If I told you that you could make money by fighting demons, ogres, and faceless creatures full-time in an online world, you’d think I was lying. You’d be wrong, as the proposition is not technically a lie, but that wouldn’t make it less of a scam.
The term “gold farming,” which refers to the practice of earning tokens and coins playing multiplayer online games and then selling them for real-world currency value to time-poor but cash-rich players, first came to prominence in the late 2000s, and then in 2010 after a documentary portraying groups of young men making a living by playing online games was released.
A massively popular game like World of Warcraft, for example, which in 2021 had 10.08 million monthly active users and which counts at least 27,000 active players at any given moment, can be extremely profitable for gold farmers. Virtual items trade to the tune of $1.8 billion worldwide, and surveys show 20% of gamers admit to buying gold at some point or another.
Although gaming companies consistently try to ban the practice, and while it’s seen a significant reduction in popularity in the last decade, gold farming can still be quite remunerative. As the value of virtual currencies changes from country to country, farmers in China (where 80% of global gold farms are located) can exploit the exchange difference and sell to players in America or Germany, which ensures a mainstay market for these strange practices at the border between immoral and illegal, virtual and real.
It’s not just gold farming that plagues the gaming industry. Bot accounts, scams, phishing, hacking, malware disguised as free downloads, and even child exploitation are lesser-known problems compared to the “usual suspects” such as bullying and addiction, but that doesn’t make them any less pervasive.
Eager scammers have also been known to sell accounts, fake profits, and even try to entirely bypass gaming rules for youths. In China, scammers can take advantage of the strict laws regulating playing hours allowed for kids and teenagers under 18, promising hacks and tricks to circumvent the government-imposed restrictions in exchange for high fees.
In 2018, the Battle Royal genre game Fortnite alone was estimated to have grossed scammers almost $1m in annual revenue, and in 2022, conservative estimates see “some of the highest earning fraudsters making around $7.4 million a year”.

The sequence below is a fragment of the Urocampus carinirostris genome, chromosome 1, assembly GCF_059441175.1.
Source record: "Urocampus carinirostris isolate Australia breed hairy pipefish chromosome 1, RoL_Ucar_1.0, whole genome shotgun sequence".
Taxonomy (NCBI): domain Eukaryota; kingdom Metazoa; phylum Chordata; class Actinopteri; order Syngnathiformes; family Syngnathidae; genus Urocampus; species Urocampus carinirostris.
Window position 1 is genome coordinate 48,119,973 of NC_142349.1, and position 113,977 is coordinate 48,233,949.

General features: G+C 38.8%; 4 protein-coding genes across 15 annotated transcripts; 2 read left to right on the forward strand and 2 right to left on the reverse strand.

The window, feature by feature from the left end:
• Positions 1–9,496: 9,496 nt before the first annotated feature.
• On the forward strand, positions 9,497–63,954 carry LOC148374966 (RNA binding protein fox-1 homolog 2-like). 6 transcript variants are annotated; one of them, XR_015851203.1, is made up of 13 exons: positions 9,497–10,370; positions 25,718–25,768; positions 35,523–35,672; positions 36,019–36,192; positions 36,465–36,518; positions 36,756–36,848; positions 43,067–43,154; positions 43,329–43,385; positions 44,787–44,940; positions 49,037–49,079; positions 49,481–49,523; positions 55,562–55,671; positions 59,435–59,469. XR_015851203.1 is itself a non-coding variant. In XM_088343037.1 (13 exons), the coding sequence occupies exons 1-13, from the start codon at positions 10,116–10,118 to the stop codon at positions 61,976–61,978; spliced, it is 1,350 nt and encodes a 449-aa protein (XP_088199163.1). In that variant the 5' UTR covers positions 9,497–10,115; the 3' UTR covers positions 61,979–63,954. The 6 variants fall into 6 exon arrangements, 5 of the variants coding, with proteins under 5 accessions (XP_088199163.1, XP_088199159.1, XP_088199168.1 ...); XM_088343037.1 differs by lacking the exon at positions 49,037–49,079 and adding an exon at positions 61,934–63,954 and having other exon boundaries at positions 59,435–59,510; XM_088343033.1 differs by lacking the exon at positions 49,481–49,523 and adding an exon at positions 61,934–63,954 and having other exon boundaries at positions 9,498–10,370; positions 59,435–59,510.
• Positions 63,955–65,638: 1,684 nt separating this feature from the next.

Also in 2022, “gaming companies experienced 260% more online attacks, including an 85% increase in fake account registrations,” compared to the previous year. Almost entirely all (99%) attacks are coming from automated bots rather than real humans, and 87% of fraudulent activity was fake new account fraud.
AI-driven fraud prevention solutions give game companies a fair chance at identifying legitimate players and reducing transaction wait times. This can be significant if a human needs to manually monitor transactions in order to approve or decline them for fraud – and help cut refund expenses, as well as, more generally, help restore the industry’s reputation.
But there is another solution.
Blockchain technology, which is undeniably helping revolutionize industry after industry, could always work its magic in the gaming sector.
Let’s take a look at how that could pan out. Ultimately, when you forget the buzzwords and the hype, blockchain is simply 100% secure and immutable data, with a registry of who owns that data at any point in time, and the ability to have a clear overview of said data within a public and decentralized setting.
So, we can ask ourselves: where do we need an overview of immutable data that is 100% secure, and documentable so? Gaming lends itself extremely well to this question.
A blockchain with a unique ID at the protocol level, like Concordium, can ensure compliance with responsible gaming policies, making the sector safer and more enjoyable for all. This is exactly what we designed Concordium for, as we believe in the importance of balancing privacy and accountability like never before.
In the case of age controls, for example, it could easily prevent underaged players from accessing games they should not be able to. It could also assist in monitoring criminal activity, personal information protection, and an overall upgrade of the entire verification process both in terms of cost, time, and compliance.
A blockchain with an ID framework can manage identity checks quickly, automatically, and at no extra cost. Say goodbye to human teams spending hours and hours manually reviewing each transaction – blockchain can automate that, too. And of course, a decentralized network is hard for hackers to disturb or even access, since each node maintains information on distributed databases and since POW algorithms keep the networks highly secure.
By harnessing the power of blockchain technology, we could protect gaming from its own dark side. We could restore its reputation, cut fraudsters off at the source, and benefit players both from a financial standpoint and a mental health one, as scamming can be extremely tough on its victims and send them into periods of depression and heightened anxiety.
It might take a moment, as any Web 3.0 transition should, and it wouldn’t be easy on the scammers who have been relying on these schemes for over forty years ––but it’s easy to see why it would be worth it.
About the Author: Lars Seier Christensen is a Danish businessman, entrepreneur, and investor, born in Copenhagen in 1963. He has lived in St Gallen Canton in Switzerland since 2010. Mr. Christensen has five daughters with his wife, Yvonne.